Information for educators:

Davis Bottom History Preservation Project website External Link - You are now leaving the .gov domain.

View the hour-long documentary "Davis Bottom: Rare History, Valuable Lives" online External Link - You are now leaving the .gov domain.

View lesson sets: Teaching Through Documentary Art: Lessons for Elementary and Middle School Social Studies Teachers or visit http://arch.as.uky.edu/ External Link - You are now leaving the .gov domain.

African American Heritage Sites around the state include:

Bardstown
St. John AME Church

Covington
Lincoln Grant School

Danville
Willis Russell House
Doram-Sledd House

Frankfort
Greenhill Cemetery
Kentucky State University

Franklin
George Mahin House

Georgetown
Georgetown College Underground Railroad Institute, Georgetown

Jessamine County
Camp Nelson

Lexington
African American Cemetery #2
Cadentown Rosenwald School
Charles Young Park
South Hill Historic District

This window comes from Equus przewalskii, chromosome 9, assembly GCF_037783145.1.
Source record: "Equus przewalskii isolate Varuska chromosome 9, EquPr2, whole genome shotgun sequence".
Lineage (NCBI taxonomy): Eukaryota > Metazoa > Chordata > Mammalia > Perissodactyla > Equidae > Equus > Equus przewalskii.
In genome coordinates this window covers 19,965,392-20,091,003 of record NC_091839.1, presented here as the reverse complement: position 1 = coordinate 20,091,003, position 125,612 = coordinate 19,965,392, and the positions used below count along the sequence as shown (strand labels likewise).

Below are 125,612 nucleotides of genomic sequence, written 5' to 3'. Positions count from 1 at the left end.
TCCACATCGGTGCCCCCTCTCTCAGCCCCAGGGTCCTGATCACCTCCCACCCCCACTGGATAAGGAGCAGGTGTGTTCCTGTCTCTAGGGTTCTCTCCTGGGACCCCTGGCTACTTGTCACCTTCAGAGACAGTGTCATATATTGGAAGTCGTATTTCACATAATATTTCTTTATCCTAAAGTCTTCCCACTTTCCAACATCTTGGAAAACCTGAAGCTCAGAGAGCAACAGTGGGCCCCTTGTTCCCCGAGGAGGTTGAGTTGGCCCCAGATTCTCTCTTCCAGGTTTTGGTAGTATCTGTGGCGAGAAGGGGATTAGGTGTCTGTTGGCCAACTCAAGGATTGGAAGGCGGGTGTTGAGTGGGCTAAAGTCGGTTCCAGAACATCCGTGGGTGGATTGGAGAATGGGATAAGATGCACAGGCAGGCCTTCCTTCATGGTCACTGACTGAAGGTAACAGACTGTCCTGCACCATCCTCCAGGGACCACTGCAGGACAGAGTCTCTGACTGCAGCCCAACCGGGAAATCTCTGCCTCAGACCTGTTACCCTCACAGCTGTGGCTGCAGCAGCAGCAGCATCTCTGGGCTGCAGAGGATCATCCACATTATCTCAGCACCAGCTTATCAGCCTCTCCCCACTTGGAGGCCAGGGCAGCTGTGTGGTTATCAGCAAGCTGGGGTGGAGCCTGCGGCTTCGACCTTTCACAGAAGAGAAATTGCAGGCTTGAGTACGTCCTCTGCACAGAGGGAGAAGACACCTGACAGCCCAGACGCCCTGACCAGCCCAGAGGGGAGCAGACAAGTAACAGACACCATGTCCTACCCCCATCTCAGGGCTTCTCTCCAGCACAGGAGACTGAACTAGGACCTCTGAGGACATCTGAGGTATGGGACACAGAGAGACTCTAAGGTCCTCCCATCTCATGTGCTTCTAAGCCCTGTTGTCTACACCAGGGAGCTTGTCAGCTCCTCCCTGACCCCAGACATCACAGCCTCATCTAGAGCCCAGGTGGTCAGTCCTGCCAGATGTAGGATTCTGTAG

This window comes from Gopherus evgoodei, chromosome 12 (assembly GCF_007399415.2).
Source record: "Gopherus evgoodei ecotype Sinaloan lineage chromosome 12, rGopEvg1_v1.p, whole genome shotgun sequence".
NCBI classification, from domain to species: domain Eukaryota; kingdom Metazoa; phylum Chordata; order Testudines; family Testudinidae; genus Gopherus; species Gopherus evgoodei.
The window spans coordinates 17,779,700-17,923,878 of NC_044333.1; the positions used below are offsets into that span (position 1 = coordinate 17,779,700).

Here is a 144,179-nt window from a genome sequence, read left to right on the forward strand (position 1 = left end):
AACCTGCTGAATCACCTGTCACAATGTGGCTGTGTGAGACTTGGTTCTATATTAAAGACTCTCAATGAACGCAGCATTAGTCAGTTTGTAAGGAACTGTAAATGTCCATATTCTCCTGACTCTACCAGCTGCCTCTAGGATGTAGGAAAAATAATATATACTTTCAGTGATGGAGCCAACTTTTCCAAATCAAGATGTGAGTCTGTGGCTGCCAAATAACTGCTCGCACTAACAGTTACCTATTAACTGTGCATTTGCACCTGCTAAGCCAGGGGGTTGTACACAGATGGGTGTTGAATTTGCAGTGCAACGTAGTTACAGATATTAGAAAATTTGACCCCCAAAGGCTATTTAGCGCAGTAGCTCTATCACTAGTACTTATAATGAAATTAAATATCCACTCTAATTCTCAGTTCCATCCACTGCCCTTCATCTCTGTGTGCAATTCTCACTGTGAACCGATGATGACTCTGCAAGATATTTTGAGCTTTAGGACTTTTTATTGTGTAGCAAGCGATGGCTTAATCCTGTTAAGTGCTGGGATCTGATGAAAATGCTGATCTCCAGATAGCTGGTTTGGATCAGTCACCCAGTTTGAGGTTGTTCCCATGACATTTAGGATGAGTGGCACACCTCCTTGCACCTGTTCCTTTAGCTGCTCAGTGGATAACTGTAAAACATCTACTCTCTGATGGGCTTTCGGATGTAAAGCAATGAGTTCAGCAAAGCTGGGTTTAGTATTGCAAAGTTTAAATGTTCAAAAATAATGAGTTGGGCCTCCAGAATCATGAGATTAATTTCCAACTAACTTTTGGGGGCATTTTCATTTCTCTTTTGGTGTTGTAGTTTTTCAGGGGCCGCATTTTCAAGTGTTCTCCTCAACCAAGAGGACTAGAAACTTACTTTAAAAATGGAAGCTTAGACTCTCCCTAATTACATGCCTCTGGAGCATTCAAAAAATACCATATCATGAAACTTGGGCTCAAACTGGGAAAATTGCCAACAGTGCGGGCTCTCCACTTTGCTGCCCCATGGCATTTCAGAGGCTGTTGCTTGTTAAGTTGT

Uttingertown Union Benevolent Lodge

Louisville
Chickasaw and Cherokee Parks

Lynch
Lynch Colored School

Marshall County
Cherokee State Resort Park

Maysville
National Underground Railroad Museum, Bierbower House External Link - You are now leaving the .gov domain.

Newport
Southgate Street School

Paducah
Hotel Metropolitan

Princeton
Halleck’s Chapel, School and Cemetery

Russellville
Knights of Pythias Hall

Shelby County
Whitney Young Birthplace and Boyhood Home
Lincoln Hall

Stanford
Barrow Cemetery

West Point
Rosenwald School

Winchester
Oliver Street School


 

 
The next meeting of the Kentucky African American Heritage Commission will take place at 1 p.m. Thursday, Nov. 17 at My Old Kentucky Home State Park, Bardstown
 
 
Rosenwald Schools in Kentucky: 1917-1932 by Alicestyne Turley-Adams
[PDF - 14MB]
 
Rosenwald Schools follow up: Condition Assessment Report
[PDF - 4.8MB]
 

Useful Links
 

National Underground Railroad Freedom Center External Link - You are now leaving the .gov domain.

Kentucky African American Encyclopedia External Link - You are now leaving the .gov domain.

UGRR Research Institute External Link - You are now leaving the .gov domain.

UGRR Council

Kentucky Center for African American Studies External Link - You are now leaving the .gov domain.

Gallery of Great Kentucky African-Americans  External Link - You are now leaving the .gov domain.

University of Louisville